A lab technician who works at the Jewish General Hospital in Montreal has been told by her employer to remove posts from her social media account that included swastikas covering the Quebec flag and one that compared Premier François Legault to Adolf Hitler, CTV News has learned.
In an Aug. 11th post on her Facebook account, the worker shared a photo of the Quebec premier’s head photoshopped on the body of the uniformed Nazi leader under the text “Führer Lego” and in French “the people say no” to the “Nazi passport.”
The meme, which targets the province’s new vaccine passport that is set to launch next week, also depicts the premier as giving the Hitler salute.
On Aug. 10th, she uploaded a photo of the Quebec flag, but with a white swastika placed in the centre of it. On Wednesday, the day before CTV began making inquiries about her social media posts, she replaced the swastika photo as her background photo to a new one that showed a sculpture’s buttocks and in her profile photo, the text “kiss my ass.”
The woman is a lab technician at a facility inside the Jewish General Hospital, but run by the McGill University Health Centre. Both her union and her employer denounced her social media posts in statements to CTV.
“The McGill University Health Centre (MUHC) strongly condemns the social media posts by one of our employees. These posts are completely inappropriate and go against the morals and values of the MUHC,” wrote spokesperson Fabienne Landry. “We will be immediately taking all appropriate measures with this person, and will demand the immediate removal of these posts from the employee’s social media account.”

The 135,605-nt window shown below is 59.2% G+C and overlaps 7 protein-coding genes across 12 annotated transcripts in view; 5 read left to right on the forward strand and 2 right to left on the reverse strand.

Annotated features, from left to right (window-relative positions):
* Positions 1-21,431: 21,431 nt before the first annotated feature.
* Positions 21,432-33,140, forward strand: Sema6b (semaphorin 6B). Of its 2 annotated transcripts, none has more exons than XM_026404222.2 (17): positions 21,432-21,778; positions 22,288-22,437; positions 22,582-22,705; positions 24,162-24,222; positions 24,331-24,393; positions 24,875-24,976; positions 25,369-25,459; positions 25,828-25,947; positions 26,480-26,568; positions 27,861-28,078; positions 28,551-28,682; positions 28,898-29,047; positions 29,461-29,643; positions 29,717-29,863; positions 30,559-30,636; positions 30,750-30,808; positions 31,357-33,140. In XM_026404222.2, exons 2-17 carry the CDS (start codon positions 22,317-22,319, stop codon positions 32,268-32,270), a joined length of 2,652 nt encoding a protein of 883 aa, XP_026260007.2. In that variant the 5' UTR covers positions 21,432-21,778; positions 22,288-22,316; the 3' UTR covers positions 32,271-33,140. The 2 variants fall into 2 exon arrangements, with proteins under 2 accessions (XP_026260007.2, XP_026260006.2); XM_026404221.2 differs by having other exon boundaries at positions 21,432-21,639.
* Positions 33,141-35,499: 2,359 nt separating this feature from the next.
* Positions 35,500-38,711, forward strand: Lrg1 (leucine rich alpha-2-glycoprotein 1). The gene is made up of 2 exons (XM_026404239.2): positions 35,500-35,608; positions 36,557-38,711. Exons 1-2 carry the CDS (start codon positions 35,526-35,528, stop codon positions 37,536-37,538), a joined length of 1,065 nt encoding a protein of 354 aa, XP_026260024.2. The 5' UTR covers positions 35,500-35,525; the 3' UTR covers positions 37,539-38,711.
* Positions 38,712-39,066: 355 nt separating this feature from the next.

Other posts on her account poked fun at mask-wearing guidelines while another included a screenshot of a tweet that said “A shocking number of people went from ‘I’ll punch a Nazi’ to ‘show me your papers.’”
The Alliance du personnel professionnel et technique de la santé et des services sociaux (APTS), which represents more than 60,000 technicians and professionals working in the health and social services system, said the worker is a member of its union but her actions “are her responsibility alone.”
“The APTS strongly opposes any statement or action that arouses hatred against anyone on the basis of their ethnic origin, gender or sexual identity, or political opinions,” said union spokesperson Camille Godbout in a statement.
“While criticisms of the Legault government’s management of the pandemic can be legitimate, it is unacceptable to compare it to Adolf Hitler’s Nazi regime, which committed unspeakable atrocities and caused the death of millions of people because of their ethnic origin, their religion, their sexual orientation or their politics.”
The appropriation of Nazi imagery has been a recurring issue among some people who are opposed to Quebec’s response to the pandemic, and, in particular, the vaccine passport.
During a protest on Aug. 17 outside a Laval gym where the new vaccine passport was being tested ahead of the Sept. 1 launch, several protesters wore yellow stars shouting “I am free” in French.
Elected officials, Jewish community groups, and the Montreal Holocaust Museum condemned the use of Nazi symbols to protest public health guidelines.
The Centre for Israel and Jewish Affairs also said drawing parallels between the vaccine passport and the Holocaust is “deeply offensive to those who were forced to wear the yellow star and suffer untold horrors and persecution.”